Separation of Mixtures
· To learn two methods of separating mixtures.
We have seen that the matter found in nature is typically a mixture of pure substances. For example, seawater is water containing dissolved minerals. We can separate the water from the minerals by boiling, which changes the water to steam (gaseous water) and leaves the minerals behind as solids. If we collect and cool the steam, it condenses to pure water. This separation process, called distillation , is shown in Fig. 3.6.
Distillation of a solution consisting of salt dissolved in water.
When we carry out the distillation of salt water, water is changed from the liquid state to the gaseous state and then back to the liquid state. These changes of state are examples of physical changes. We are separating a mixture of substances, but we are not changing the composition of the individual substances. We can represent this as shown in Fig. 3.7.
No chemical change occurs when salt water is distilled.
Suppose we scooped up some sand with our sample of seawater. This sample is a heterogeneous mixture because it contains an undissolved solid as well as the saltwater solution. We can separate out the sand by simple filtration . We pour the mixture onto a mesh, such as a filter paper, which allows the liquid to pass through and leaves the solid behind (Fig. 3.8). The salt can then be separated from the water by distillation. The total separation process is represented in Fig. 3.9. All the changes involved are physical changes.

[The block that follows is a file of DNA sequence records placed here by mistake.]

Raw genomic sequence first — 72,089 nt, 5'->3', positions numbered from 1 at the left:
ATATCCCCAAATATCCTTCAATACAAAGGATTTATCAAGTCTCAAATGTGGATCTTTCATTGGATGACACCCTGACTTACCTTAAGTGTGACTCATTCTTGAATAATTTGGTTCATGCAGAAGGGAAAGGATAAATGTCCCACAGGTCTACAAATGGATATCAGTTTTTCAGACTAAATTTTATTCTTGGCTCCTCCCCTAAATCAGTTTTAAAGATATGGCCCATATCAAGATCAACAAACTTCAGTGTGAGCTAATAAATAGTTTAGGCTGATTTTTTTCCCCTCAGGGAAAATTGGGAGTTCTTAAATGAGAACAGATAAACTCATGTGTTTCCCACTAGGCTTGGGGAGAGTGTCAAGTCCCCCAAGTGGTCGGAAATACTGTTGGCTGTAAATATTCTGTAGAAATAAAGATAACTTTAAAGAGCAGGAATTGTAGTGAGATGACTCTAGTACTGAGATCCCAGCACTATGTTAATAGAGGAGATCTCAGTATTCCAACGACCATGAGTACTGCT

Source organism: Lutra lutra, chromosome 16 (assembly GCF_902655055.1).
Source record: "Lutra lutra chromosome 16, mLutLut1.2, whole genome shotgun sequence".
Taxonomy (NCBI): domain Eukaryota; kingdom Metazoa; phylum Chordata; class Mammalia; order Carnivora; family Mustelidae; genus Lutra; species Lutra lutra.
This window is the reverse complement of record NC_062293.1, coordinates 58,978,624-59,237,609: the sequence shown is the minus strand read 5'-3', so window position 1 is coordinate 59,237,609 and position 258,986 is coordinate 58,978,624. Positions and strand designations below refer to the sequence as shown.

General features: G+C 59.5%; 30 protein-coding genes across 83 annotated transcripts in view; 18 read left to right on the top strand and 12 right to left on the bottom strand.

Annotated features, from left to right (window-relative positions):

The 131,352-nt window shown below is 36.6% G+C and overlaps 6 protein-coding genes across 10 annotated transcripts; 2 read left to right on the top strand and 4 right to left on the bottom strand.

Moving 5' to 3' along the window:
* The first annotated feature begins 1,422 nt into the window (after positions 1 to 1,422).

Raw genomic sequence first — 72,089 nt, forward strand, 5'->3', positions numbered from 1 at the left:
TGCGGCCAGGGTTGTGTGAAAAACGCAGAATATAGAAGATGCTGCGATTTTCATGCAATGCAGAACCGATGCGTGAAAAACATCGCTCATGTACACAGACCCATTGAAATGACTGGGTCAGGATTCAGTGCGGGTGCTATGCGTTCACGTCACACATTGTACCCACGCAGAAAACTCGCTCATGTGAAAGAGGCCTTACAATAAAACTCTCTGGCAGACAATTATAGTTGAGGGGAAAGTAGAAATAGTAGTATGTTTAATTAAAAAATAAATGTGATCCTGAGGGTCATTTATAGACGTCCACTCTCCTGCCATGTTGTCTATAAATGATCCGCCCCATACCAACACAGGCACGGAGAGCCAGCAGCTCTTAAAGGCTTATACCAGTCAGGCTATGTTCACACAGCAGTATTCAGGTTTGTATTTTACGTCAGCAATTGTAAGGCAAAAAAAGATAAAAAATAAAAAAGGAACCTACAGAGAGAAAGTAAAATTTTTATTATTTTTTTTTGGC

Filtration separates a liquid from a solid. The liquid passes through the filter paper, but the solid particles are trapped.
Separation of a sand—saltwater mixture.
· The scanning tunneling microscope allows us to “see” atoms. What if you were sent back in time before the invention of the scanning tunneling microscope? What evidence could you give to support the theory that all matter is made of atoms and molecules?
We can summarize the description of matter given in this chapter with the diagram shown in Fig. 3.10. Note that a given sample of matter can be a pure substance (either an element or a compound) or, more commonly, a mixture (homogeneous or heterogeneous). We have seen that all matter exists as elements or can be broken down into elements, the most fundamental substances we have encountered up to this point. We will have more to say about the nature of elements in the next chapter.
The organization of matter.